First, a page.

Design using restricted colour palettes: Is less more? Part 1

One of the design trends in which we’ve seen a resurgence lately is working with a restricted colour palette. Back in the day, when EMC was young (and before), this was because of the relatively high cost of four colour printing. So books, book covers and marketing material often had to use one or two colours. So making the best of the restriction of using two colours was a technical process as well as a creative one. But the results created a distinct style and it’s this look that has been re-emerging in campaigns such as Spotify’s re-brand, and recent Adidas website.

Spotify colour rebrand

Images from Spotify’s re-brand

Often a single colour was used on coloured stock if budgets were really tight. But with the luxury of using two colours, often black and a bright colour, techniques such as Duotones, colour overlays, and mixed ink tints were deployed to solve the problem of bringing a little variety to the limitations of the format. Nowadays such effects can be achieved in full colour to achieve the style, and is often subtly mixed with mono or duotone and 4-colour side-by-side. We will explore this in Part 2 but meanwhile look at the techniques we used to use with limited colours. And understanding the process can be of benefit if you’re trying to re-create the look.
So here’s a brief summary of how we used to create 2-colour photos – in the old days!

Colour emc design duotone design

Taking an image of a guy on a computer, there is a predominating colour blue of his sweater in the RGB version (1). To create a Duotone (in a similar tone) you first convert to greyscale (2), then to Duotone (3) in Photoshop. The bright blue of the original RGB is lost because the Duotone mixes equal colours of blue and black to represent the tone of the image, effectively dulling it down.

However, when Duotone is selected (Image / Mode …) in Photoshop, a window pops up allowing you to select the two colours of the duotone and a graph for each channel (4).

Colour emc design duotone design

Amounts of each colour in the image can be changed using the graphs as in (5) and (6) giving a lighter, more colourful result as (7). However, this affects the image globally – specific areas such as just the man and tablet can’t be changed using the Duotone format. A different format is used which is rather complex.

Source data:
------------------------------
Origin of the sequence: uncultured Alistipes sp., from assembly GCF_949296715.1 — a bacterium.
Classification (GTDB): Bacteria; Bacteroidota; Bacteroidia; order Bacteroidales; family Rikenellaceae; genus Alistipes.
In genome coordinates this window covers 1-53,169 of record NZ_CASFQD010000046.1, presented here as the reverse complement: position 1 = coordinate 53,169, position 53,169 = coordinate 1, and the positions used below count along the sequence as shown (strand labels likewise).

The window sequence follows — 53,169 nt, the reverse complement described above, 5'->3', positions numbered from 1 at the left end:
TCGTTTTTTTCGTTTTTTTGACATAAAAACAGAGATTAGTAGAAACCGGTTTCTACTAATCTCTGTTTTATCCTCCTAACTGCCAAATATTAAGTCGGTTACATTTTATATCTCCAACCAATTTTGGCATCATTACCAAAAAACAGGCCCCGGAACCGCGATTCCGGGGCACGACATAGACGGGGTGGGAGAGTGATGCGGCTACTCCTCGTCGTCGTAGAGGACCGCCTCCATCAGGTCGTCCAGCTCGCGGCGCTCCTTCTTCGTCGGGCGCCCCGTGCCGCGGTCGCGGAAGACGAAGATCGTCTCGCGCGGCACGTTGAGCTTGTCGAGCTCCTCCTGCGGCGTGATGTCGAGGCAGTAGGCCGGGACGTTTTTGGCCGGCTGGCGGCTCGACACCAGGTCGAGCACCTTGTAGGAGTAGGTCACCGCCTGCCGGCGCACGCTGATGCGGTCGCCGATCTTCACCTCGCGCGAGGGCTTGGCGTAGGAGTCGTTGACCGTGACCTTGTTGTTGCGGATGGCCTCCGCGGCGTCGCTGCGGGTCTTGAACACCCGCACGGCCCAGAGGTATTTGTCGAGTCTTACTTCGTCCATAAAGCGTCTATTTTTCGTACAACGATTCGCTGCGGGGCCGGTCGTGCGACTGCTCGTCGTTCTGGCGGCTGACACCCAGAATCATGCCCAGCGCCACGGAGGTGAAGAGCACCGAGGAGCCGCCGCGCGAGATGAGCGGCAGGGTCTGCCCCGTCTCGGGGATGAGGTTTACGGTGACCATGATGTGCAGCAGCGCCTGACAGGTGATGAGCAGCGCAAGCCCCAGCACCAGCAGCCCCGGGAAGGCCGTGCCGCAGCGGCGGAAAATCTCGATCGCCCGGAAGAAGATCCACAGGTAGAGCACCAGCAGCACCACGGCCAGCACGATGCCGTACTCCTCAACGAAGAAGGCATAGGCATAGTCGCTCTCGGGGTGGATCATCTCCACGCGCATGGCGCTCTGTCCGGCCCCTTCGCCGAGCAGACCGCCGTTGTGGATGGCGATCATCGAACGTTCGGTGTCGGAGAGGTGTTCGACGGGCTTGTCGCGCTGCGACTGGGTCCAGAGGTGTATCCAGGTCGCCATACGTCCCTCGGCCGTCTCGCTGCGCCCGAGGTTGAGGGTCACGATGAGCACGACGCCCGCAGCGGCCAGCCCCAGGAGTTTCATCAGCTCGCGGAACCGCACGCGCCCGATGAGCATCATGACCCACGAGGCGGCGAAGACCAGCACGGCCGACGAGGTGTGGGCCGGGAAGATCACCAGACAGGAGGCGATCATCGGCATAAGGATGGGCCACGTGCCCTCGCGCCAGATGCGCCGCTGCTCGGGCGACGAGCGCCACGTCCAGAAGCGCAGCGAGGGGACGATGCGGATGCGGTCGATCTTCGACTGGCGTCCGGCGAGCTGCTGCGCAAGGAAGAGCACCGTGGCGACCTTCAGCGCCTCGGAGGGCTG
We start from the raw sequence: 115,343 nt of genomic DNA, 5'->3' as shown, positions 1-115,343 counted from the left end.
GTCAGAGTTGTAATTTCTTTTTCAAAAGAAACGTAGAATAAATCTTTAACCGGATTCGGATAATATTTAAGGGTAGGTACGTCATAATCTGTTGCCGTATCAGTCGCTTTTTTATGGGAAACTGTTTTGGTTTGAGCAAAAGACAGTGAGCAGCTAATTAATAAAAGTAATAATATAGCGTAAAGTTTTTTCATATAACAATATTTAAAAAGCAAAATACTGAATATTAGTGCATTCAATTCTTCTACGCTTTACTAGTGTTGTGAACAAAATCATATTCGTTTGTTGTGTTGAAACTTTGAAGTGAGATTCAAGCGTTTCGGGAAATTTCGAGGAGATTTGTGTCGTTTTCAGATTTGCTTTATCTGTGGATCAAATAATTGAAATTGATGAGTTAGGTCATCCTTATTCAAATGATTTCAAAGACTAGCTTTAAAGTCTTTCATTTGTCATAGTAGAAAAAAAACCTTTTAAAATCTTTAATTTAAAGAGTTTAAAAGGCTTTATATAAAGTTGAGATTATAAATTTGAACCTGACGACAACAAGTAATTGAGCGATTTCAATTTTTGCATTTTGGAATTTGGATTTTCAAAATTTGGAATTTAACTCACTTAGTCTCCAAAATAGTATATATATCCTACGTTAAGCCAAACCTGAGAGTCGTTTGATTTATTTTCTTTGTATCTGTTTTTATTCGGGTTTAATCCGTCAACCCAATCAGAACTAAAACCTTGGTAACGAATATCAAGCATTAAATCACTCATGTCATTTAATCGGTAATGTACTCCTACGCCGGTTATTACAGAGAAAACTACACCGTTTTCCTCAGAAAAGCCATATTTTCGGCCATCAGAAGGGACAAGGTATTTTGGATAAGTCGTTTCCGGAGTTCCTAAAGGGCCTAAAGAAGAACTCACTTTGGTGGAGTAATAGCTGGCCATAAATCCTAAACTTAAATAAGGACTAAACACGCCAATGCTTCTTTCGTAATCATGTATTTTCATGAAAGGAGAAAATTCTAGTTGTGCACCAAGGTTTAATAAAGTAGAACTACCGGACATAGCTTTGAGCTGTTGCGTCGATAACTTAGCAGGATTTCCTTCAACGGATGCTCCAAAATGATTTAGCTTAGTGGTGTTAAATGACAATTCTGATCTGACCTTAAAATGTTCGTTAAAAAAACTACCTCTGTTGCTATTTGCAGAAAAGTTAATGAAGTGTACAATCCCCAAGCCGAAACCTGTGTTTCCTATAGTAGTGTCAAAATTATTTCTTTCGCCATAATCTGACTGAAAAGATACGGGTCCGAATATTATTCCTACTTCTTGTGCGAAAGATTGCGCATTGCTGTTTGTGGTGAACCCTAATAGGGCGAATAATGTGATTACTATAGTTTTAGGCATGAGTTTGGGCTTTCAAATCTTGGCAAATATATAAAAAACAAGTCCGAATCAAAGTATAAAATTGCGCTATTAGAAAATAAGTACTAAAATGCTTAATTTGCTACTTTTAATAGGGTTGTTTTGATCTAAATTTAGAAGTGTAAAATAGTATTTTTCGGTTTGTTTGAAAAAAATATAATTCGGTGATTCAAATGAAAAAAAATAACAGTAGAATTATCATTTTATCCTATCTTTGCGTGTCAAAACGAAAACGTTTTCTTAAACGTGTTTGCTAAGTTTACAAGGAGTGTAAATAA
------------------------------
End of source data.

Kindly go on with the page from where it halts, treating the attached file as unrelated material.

From the Duotone, if the file is saved as Photoshop DCS 2.0, the two separate colours arrive in different channels (8). What has then been done to the photo in example (9) is that the area outside the man/computer has been erased/removed in the black channel only (as the red box in 8), leaving just the information in the blue channel, making the background brighter (without the black). So this is effectively a selective duotone. The file is then saved as a Photoshop DCS 2.0 format (10).

Colour emc design duotone design

So these techniques were, and still are, the options when working with photos with the restriction of only printing with two colours. Extending this to using these photos within the context of a book cover, it is advantageous to deploy a couple of further tricks in InDesign.

Colour emc design duotone design

Importing a Duotone into InDesign automatically adds the colours used in the duotone as spot colours in the Swatches palette (11). To make the best use of these two colours, they can then be mixed using the Mixed Ink Swatch (12). Here a colour has been created mixing 50% Black with 100% of the spot Blue to make a darker blue. As an example, a very simple cover is illustrated using the duotone and mixed inks as (13). All of these colours will separate into two plates.

Colour emc design duotone design

Colour emc design duotone design

These processes are technically quite advanced and most people work just in 4 colours nowadays. For example, it is easy to simulate the same duotone effect by turning the RGB photo of the computer guy to greyscale and then colourising it in Photoshop as (14). Selecting the blue tone as the foreground colour before you open the Hue/Saturation box, results in defaulting to this when you click the ‘Colorize’ button (ringed in red).

This rather technical explanation is rather historical as most people nowadays will work in full colour and restrict the colour using the techniques available in Photoshop or other software.

In Part 2 of this blog, we will go on to look at why restricting colour might be effective and how it might best be deployed at a design device.

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